Beginning to See the Light: Pieces of a Decade, 1981 (also known as Beginning to See the Light: Sex, Hope, and Rock and Roll)
No More Nice Girls: Countercultural Essays, 1992
Don’t Think, Smile! Notes on a Decade of Denial, 1999
The writings of Ellen Jane Willis trace the history of some of the leading social and political questions from the 1960’s through the 1990’s: popular music and culture, social and political revolution, feminism, and civil liberties. A continuing theme in her writing is the tension between individual freedom and the liberation of oppressed groups, with an attempt to maximize both wherever possible. This approach placed her squarely on the anticensorship side of the feminist debate over whether pornography or censorship is the greater problem, and she is probably best known for her writings on this question.
Willis was born in 1941. She often mentioned in her essays how unusual she felt, growing up as the daughter of a liberal Jewish police officer. After graduation from Barnard College in 1962 and two years of graduate study at Berkeley, she began writing rock criticism.
Her early writings view rock and roll as a liberating, sexually energizing force, with such figures as Bob Dylan and The Who as heroes. But by the late 1960’s, she had become more aware of the sexism and commercialism behind the music, and her writing, as in “Cultural Revolution Saved from Drowning,” an account of the Woodstock festival, reflects an effort to include this awareness without losing sight of the liberating power of the music.
In general her writing became more political, and specifically feminist, in the late 1960’s. With Shulamith Firestone, she started the Redstockings, one of the most influential of the feminist groups of that time. She saw her approach at that time as an attempt to apply the class analysis of the Left to women as a class, while remaining concerned with the cultural oppression of both sexes that forced everyone into overly constrained roles.
Her essays in the 1970’s showed the range of her concerns. On one hand, she sought sexual freedom for women and men alike, exploring the range of sexual possibilities in “Classical and Baroque Sex in Everyday Life” (1979). On the other, she was aware of the dangers of this approach, particularly to women, and in “The Trial of Arline Hunt” (1979), she reported on the case of a woman who was raped by a man she had met in a singles bar. Hunt brought the case to trial, but she had to watch as her assailant was acquitted–the jury apparently believing that any woman who stepped outside the bounds of traditional double-standard roles was “fair game.” One can see the beginning of Willis’s role in the feminist censorship debate in her essay “Hard to Swallow: Deep Throat,” in which she expresses her revulsion at the pornographic film while making clear that she could find liberation and even arousal in an equally explicit film that would better reflect women’s concerns. These essays were collected, along with thoughts on such subjects as Herbert Marcuse, abortion rights, and “The Myth of the Powerful Jew,” in Beginning to See the Light.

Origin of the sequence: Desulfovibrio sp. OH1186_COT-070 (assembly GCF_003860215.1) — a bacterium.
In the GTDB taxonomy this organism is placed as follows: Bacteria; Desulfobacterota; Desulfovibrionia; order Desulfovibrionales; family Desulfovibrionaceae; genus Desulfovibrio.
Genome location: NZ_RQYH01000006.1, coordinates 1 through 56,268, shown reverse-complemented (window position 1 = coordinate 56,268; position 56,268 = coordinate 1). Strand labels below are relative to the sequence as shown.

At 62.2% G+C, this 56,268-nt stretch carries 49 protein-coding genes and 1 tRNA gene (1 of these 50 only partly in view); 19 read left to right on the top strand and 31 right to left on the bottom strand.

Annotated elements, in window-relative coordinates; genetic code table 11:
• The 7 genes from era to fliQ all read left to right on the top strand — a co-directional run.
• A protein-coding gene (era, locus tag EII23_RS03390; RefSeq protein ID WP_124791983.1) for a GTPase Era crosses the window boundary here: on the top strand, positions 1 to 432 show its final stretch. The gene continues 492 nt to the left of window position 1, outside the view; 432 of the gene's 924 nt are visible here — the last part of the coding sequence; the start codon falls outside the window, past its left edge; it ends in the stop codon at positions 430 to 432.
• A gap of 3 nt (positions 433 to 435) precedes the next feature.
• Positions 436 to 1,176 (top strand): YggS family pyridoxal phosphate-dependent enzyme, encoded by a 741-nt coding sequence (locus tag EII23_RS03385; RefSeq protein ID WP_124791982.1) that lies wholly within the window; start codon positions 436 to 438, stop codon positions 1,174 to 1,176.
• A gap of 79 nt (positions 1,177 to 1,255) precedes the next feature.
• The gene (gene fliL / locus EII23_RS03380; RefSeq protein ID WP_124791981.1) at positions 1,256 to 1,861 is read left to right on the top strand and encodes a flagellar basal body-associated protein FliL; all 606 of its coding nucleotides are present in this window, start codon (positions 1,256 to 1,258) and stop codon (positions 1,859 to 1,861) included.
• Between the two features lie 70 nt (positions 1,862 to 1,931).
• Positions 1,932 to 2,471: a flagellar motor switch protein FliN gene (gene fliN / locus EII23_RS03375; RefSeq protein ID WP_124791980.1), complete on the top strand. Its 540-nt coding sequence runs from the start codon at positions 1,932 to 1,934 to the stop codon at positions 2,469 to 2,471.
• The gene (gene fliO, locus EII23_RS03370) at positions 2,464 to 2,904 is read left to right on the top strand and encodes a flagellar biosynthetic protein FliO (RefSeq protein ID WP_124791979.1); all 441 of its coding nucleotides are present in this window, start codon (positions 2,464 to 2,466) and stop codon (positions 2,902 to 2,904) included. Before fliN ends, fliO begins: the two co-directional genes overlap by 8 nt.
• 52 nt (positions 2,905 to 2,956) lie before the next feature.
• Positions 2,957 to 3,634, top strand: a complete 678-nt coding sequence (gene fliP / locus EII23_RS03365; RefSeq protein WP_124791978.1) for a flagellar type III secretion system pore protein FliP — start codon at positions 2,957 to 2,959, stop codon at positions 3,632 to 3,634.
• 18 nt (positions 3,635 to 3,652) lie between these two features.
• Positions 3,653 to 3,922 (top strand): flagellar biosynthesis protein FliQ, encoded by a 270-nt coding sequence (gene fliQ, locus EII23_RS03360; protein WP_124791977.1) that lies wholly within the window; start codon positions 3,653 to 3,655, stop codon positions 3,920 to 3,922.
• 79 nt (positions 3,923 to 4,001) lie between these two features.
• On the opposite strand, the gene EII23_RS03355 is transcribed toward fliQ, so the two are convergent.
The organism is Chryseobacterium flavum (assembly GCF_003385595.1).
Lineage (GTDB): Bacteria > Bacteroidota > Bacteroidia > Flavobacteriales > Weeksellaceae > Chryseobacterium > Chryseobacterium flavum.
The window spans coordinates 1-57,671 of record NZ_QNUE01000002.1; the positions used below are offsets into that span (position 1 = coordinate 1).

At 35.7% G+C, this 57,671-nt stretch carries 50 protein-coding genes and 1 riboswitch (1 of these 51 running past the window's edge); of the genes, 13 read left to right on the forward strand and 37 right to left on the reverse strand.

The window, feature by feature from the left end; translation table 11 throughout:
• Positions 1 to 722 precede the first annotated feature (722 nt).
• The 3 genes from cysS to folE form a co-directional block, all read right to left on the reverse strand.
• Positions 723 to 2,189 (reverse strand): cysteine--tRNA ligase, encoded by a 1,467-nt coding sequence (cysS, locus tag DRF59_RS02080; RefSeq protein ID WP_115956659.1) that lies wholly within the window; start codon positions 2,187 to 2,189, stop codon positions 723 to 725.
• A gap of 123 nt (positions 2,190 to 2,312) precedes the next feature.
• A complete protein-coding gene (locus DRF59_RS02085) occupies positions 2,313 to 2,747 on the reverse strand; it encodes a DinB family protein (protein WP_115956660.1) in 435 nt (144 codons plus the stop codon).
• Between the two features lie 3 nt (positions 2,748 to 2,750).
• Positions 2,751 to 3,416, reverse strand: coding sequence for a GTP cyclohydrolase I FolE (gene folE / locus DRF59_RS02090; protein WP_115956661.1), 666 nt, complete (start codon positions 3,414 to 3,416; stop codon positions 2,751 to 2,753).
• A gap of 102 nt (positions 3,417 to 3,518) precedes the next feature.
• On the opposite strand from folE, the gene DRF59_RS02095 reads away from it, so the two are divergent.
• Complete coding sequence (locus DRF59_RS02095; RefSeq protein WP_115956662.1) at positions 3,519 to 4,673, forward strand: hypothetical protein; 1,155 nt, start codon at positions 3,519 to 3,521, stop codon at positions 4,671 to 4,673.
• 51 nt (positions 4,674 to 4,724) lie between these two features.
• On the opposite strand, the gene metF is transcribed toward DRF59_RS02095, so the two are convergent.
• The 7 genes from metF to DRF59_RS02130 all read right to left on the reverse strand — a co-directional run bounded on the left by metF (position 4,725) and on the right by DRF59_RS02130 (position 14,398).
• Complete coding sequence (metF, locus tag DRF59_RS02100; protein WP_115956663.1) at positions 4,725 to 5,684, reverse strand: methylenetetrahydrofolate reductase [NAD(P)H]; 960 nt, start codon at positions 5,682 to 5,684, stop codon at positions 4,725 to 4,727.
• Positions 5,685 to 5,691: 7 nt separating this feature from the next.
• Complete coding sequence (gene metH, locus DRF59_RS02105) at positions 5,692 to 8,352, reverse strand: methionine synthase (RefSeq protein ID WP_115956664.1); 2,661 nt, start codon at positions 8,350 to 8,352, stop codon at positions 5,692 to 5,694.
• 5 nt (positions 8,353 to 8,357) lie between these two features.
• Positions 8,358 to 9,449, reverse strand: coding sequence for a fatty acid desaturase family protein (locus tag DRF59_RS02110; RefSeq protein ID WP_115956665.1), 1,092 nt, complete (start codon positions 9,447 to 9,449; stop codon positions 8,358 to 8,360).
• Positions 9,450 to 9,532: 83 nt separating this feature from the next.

In the 1980’s, Willis continued to write on a broad variety of topics–cultural, sexual, and political. Her articles, collected in No More Nice Girls, show this range. In the ironically titled “Escape from New York,” she describes a bus tour of the United States, visiting old friends and meeting the inhabitants of the heartland, and finally expresses her relief at returning to New York City. “Exile on Main Street: What the Pollard Case Means to Jews” (1987), returns to the question of the relationship of the Jews to the radical Left and to the United States in general, in the light of the first person convicted of spying on the United States for Israel. “Putting Women Back in the Abortion Debate” (1985), looks at the missing element in many discussions of fetuses and their status. “In Defense of Offense: Salman Rushdie’s Religious Problem” (1989), excoriates the sort of “pluralism” which emphasizes the rights of small groups to oppress their own members.
The 1980’s were a time of cultural fragmentation, much of it in the name of “identity politics”; one consequence was the division of women and feminists along the same lines of class, race, and sexual orientation that were dividing the country as a whole. Much of Willis’s energy was devoted to healing such rifts in the women’s movement. In “Sisters Under the Skin” (1982), she attempted to address the concerns of black feminists such as Michelle Wallace, Gloria Joseph, and Bell Hooks. “Radical Feminism and Feminist Radicalism” (1984), traces the history of feminism since the 1960’s.
The issue in which Willis was most notably involved is that of feminist sexuality, as discussed in a major essay, specifically rewritten for No More Nice Girls: “Toward a Feminist Sexual Revolution.” In 1982 Willis and other feminists of similar viewpoint organized a conference on feminism and sexuality at Barnard College. A group of antipornography feminists picketed the conference and persuaded the college to confiscate conference materials on the grounds that they encouraged pornography, if they were not themselves pornographic. Willis insisted that the placement of pornography at the center of the feminist worldview comes from a traditionalist view of sexuality which it shares with right-wing conservatism: Male sexuality is demandingly genital, while proper women see sex only in terms of nurturance, and hence must be protected from the bestial lusts of the male. Willis’s eloquent feminism, incorporating insights from other liberal and radical approaches, makes her an important social critic. Willis died at her home in New York in November 2006.